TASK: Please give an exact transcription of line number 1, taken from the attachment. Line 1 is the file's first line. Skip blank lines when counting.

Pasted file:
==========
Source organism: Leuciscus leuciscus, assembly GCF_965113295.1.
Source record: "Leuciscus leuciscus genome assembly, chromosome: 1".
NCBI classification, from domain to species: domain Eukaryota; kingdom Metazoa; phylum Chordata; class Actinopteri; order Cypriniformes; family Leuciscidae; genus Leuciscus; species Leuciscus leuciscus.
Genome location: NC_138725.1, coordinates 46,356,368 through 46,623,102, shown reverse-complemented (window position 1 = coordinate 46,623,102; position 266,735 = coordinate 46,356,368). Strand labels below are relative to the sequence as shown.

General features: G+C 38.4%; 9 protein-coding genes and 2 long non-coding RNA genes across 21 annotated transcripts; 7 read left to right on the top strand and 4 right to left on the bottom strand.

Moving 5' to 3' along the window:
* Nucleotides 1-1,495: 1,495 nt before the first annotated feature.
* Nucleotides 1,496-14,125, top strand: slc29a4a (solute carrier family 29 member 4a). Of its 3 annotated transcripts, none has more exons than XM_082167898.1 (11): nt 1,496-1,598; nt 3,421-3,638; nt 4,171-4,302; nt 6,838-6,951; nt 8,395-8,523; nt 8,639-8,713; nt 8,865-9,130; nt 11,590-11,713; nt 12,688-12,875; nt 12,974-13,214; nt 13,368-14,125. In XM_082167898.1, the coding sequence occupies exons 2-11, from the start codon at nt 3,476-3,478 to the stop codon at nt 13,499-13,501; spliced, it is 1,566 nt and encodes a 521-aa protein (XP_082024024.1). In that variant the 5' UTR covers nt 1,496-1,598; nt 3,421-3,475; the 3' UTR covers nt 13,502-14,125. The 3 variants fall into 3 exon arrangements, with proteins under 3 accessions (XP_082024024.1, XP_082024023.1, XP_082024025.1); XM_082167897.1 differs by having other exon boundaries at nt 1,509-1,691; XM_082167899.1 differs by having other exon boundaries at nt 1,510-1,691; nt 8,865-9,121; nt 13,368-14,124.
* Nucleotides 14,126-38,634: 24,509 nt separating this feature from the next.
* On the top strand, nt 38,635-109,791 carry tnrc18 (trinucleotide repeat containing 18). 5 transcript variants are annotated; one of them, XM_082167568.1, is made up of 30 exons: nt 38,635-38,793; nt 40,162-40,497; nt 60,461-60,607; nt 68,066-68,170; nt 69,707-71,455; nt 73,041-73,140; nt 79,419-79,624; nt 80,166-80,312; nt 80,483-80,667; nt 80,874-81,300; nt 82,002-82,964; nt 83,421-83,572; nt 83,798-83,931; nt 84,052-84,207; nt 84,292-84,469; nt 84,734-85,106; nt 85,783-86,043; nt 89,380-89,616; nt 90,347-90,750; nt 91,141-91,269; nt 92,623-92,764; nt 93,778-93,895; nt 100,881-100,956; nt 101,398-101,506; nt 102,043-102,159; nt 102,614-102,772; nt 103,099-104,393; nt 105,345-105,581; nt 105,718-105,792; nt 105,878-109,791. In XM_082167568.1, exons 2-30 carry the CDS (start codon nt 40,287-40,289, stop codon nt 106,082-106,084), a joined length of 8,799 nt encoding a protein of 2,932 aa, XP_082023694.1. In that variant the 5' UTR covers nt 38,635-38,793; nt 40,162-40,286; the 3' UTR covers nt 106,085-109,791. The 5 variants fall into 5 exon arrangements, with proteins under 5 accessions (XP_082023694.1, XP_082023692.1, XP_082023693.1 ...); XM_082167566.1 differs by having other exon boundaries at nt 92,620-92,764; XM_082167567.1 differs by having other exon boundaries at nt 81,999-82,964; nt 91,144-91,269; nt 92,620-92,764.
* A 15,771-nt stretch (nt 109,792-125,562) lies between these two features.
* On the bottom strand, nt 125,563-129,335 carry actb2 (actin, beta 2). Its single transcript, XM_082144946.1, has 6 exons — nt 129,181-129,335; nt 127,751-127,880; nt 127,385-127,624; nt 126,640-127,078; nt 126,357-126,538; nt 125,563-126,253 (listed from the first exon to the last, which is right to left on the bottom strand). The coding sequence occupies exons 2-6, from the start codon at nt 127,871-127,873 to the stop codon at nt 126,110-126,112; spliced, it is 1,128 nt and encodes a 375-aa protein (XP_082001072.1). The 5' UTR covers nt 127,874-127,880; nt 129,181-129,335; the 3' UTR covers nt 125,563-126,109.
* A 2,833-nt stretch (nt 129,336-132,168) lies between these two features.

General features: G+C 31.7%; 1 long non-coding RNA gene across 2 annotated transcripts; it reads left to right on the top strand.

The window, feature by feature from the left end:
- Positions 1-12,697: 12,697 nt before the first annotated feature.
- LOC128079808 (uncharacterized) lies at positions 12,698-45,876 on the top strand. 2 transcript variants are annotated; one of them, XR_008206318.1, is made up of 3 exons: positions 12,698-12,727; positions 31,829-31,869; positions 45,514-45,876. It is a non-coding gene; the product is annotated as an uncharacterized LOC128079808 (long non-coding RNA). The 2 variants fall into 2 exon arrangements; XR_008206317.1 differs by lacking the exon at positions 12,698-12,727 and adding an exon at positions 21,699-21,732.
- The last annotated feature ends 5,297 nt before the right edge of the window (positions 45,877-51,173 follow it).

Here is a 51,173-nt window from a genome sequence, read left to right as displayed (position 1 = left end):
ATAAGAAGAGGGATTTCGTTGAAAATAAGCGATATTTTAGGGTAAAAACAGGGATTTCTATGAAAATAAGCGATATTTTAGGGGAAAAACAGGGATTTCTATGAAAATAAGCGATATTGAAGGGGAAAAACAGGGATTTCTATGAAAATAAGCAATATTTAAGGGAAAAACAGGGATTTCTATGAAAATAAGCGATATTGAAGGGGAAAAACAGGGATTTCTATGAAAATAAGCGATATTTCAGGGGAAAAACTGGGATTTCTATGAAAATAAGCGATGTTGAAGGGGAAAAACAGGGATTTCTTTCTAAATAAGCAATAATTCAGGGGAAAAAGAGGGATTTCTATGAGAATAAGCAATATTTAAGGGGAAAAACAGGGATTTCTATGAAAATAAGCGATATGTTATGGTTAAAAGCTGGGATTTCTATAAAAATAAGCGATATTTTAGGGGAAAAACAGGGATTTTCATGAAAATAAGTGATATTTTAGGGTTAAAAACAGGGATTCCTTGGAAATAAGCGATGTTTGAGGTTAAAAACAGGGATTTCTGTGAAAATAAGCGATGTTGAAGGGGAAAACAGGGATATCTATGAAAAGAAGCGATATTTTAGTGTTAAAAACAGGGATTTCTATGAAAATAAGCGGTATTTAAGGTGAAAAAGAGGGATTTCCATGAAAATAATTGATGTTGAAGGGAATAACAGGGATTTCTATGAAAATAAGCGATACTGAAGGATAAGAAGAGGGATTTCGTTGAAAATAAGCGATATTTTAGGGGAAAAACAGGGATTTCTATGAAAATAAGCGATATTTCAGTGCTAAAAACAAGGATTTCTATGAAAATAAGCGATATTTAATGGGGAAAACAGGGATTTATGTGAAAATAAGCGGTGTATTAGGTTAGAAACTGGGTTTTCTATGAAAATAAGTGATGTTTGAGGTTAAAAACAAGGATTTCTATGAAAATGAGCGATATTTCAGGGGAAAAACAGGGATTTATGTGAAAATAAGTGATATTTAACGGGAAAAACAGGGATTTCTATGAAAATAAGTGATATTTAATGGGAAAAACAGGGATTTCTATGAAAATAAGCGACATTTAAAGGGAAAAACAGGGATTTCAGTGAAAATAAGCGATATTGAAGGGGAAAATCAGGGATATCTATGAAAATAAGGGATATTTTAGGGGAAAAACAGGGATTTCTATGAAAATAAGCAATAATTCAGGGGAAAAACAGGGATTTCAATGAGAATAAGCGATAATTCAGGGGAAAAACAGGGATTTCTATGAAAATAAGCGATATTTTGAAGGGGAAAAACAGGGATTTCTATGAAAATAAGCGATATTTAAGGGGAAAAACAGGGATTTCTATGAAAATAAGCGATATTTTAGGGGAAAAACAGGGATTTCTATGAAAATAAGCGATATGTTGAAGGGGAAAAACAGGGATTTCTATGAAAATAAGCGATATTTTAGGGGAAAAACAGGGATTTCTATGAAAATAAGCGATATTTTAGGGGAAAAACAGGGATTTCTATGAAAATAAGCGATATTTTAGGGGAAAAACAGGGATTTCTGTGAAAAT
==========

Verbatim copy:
Source organism: Leuciscus leuciscus, assembly GCF_965113295.1.